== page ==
Mar 04, 2018 rated it really liked it  ·  review of another edition
The winner of the 2016 Pulitzer Prize for Fiction.

Usually, when I write my thoughts about a story, I look for a good quote as a lead in. Sometimes, it's hard to find such a quote, whereas in other cases, I find myself having a luxury of choosing from as many as a dozen good quotes that I loved while reading the novel.

But with Sympathizer, it's just plain crazy. When I reached the last page of the novel, I looked back at the highlighted lines I saved, and I found myself with over EIGHTY different
May 23, 2016 rated it it was amazing  ·  review of another edition
Powerful Personalization of Vietnamese and Vietnam War's Fallout [Winner of 2016 Pulitzer Prize in Literature]

This novel profoundly personalized for me the Vietnam War and the Vietnamese in a way no movie or book has. It is written as the first person account of a South Vietnamese captain who was born a "bastard" to a Vietnamese mother who was seduced and impregnated by his father, a Catholic priest, who fails to recognize the captain as a son. The narrator/captain is a sympathizer to the commun
May 04, 2016 rated it it was ok  ·  review of another edition
Shelves: other-lit
I see the value that this book contributes to American literature. I read New York Times review just a few minutes ago (didn't want anything to interfere with my understanding of the book), and for most part I'd like to agree.

Few years I go when I was still in college, I took this class in art history and the famous Vietnam Veteran Memorial came up. Let's not talk about the architecture's significance, but my young mind at that time was just full of surprise: "What about the South Vietnamese? Wh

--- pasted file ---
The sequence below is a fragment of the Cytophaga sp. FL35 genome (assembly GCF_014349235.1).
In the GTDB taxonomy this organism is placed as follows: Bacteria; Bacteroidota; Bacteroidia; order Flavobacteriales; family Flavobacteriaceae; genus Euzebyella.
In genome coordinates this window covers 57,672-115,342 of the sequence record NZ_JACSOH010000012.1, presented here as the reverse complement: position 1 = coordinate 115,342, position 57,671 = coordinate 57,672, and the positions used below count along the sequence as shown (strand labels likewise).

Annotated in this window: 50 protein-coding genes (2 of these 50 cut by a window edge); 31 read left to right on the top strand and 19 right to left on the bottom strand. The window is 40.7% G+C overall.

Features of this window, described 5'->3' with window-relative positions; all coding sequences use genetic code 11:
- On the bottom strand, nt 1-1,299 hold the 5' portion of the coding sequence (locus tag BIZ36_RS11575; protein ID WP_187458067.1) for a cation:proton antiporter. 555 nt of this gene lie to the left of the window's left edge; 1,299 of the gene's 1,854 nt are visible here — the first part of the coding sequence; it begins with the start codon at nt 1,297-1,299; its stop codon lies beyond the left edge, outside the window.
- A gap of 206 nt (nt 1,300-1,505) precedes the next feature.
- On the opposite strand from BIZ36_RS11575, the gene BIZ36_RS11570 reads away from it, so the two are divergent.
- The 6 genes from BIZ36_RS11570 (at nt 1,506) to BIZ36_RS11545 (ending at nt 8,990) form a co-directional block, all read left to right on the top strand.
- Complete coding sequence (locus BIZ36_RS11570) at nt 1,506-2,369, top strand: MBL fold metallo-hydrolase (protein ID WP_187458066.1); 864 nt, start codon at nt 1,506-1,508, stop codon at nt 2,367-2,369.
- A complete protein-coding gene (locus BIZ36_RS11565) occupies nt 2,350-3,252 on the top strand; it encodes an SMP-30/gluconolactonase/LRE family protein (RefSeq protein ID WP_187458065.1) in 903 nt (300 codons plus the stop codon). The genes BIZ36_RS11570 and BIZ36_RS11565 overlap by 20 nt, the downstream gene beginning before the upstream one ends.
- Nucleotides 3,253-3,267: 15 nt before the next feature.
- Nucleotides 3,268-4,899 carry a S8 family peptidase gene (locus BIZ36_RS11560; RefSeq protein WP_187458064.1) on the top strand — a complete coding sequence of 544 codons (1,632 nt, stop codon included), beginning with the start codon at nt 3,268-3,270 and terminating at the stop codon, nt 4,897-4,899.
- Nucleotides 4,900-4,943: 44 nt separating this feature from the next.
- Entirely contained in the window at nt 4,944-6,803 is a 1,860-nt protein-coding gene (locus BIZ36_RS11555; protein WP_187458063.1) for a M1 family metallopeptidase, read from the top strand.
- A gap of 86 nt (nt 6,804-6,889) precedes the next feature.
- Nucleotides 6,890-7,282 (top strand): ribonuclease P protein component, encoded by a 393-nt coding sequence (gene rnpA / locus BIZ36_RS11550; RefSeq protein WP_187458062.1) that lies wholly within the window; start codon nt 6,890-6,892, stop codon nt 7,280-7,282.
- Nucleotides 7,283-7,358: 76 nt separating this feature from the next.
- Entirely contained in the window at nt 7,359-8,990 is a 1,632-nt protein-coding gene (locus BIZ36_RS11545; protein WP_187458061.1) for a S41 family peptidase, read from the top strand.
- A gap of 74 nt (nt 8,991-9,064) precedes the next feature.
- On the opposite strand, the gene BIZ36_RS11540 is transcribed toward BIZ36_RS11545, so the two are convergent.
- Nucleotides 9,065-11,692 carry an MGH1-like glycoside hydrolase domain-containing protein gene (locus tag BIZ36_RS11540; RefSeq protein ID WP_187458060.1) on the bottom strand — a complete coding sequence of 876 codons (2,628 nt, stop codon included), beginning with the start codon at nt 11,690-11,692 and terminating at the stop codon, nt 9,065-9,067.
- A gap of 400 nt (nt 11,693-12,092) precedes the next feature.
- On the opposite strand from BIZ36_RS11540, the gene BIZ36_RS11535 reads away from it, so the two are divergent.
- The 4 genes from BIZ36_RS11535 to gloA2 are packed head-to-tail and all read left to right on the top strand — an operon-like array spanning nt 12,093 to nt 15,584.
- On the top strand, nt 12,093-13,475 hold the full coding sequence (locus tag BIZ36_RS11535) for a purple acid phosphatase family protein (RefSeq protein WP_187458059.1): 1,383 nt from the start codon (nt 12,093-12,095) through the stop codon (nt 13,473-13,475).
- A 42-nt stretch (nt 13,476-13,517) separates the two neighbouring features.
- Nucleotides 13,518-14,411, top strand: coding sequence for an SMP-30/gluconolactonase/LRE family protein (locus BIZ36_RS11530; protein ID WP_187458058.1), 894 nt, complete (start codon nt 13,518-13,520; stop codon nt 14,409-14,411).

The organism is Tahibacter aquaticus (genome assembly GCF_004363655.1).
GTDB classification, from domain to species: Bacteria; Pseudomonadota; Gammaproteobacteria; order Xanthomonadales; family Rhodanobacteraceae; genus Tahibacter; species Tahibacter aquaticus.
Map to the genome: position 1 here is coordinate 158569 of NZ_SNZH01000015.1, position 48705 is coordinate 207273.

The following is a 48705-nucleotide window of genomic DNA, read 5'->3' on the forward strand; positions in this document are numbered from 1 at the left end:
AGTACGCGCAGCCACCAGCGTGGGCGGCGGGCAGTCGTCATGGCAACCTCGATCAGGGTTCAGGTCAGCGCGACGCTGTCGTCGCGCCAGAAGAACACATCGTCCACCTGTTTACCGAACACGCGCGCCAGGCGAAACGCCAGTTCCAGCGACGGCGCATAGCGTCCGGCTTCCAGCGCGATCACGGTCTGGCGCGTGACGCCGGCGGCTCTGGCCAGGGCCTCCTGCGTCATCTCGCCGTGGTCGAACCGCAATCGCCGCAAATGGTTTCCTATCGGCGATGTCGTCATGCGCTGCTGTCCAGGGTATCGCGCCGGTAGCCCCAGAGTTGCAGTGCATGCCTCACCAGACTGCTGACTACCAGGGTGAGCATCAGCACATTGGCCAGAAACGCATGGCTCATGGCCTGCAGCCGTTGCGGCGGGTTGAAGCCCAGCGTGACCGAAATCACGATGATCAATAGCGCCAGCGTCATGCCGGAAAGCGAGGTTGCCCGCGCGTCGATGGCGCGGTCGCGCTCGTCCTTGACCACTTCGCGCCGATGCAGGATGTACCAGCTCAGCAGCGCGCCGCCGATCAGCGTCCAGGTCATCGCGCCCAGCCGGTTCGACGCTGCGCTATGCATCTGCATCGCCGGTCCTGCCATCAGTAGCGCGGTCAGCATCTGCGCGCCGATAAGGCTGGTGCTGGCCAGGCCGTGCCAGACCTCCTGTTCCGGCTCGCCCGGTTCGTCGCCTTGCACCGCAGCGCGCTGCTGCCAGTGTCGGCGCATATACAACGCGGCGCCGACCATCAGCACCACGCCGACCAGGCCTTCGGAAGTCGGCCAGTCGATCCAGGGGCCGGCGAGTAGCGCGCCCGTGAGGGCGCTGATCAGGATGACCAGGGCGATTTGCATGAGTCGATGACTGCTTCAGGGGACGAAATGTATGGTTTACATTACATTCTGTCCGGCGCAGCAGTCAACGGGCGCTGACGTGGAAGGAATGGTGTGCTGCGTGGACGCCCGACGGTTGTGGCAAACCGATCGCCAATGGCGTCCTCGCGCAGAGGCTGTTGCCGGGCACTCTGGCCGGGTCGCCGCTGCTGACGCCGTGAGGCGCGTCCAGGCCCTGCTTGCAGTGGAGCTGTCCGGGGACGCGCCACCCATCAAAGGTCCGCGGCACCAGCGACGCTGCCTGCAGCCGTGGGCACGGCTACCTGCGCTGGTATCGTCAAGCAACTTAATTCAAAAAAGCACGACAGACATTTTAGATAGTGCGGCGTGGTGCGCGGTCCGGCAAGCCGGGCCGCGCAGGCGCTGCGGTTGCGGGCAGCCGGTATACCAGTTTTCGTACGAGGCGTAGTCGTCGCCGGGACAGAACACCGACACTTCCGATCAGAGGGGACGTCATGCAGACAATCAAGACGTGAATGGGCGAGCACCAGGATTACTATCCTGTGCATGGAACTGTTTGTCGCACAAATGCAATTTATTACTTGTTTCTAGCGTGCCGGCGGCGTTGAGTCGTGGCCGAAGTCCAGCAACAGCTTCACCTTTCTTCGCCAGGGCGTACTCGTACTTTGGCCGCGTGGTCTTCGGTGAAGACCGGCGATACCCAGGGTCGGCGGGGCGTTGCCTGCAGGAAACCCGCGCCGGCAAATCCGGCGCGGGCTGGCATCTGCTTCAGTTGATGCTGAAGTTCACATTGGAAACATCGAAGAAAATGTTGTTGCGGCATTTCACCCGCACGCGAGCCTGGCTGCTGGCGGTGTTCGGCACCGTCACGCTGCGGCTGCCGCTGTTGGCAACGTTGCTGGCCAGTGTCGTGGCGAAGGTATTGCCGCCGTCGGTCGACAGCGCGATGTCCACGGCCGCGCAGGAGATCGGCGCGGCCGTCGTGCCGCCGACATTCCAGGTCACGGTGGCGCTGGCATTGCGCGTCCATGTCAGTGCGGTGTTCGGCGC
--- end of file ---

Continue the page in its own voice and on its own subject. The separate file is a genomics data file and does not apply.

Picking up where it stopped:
Michael Finocchiaro
I can definitely see why this first book by Viet Thanh Nguyen won the Pulitzer for 2016. A real page turner, it is a dark comedy about the Vietnam War and especially its aftermath seen from the north in a brilliant narrative style. The theme of schizophrenia is abundant and incredibly apt given the relatively little I could know about how Vietnamese people - survivors in country and refugees - despite having friends having lived through those scenarios and at the same time a dead step father who ...more
4.5ish stars.

At times hilarious, at others disturbing, and sometimes both at once, this is a story about war, identity, friendship, loyalty and understanding.

I'll admit to not having the most extensive understanding of the Vietnam War. It was before my time and if I was ever taught about it in school (I'm sure it had to have come up at some point, right?) it's lost on me now. My background knowledge basically comes from watching Apocalypse Now (which is the obvious inspiration for a movie in t
Oct 14, 2015 rated it it was amazing  ·  review of another edition
"I am a spy, a sleeper, a spook, a man of two faces. Perhaps not surprisingly, I am also a man of two minds. I am not some misunderstood mutant from a comic book or a horror movie, although some have treated me as such. I am simply able to see any issue from both sides. Sometimes I flatter myself that this is a talent, and although it is admittedly one of a minor nature, it is perhaps also the sole talent I possess. At other times, when I reflect on how I cannot help but observe the world in s ...more
I loved Thanh Nguyen's The Refugees, so I was eager to read his Pulitzer winner debut novel.

I'm glad to report that my admiration of Thanh Nguyen's talent remains intact.
There are a gazillion reviews of this novel, so I'll only write some thoughts.

I don't recall ever reading a book about the Vietnam war. I watched some movies on the subject, but they were distinctly American. To be honest, I don't think I grasped what exactly had happened.

The Sympathizer is an important novel, as it's written by
Sep 09, 2017 rated it it was ok  ·  review of another edition
13h 53 m narrated by Francois Chau

To begin this review I feel the need to share that as I was listening to the audiobook I began to wonder how books qualify for the Pulitzer Prize. So I did a bit of searching online and discovered that "It( the Pulitzer) recognizes distinguished fiction by an American author, preferably dealing with American life, published during the preceding calendar year. " I then spent sometime perusing the complete list of winners and nominees of this prize since 1917. I
Jan 09, 2017 rated it liked it  ·  review of another edition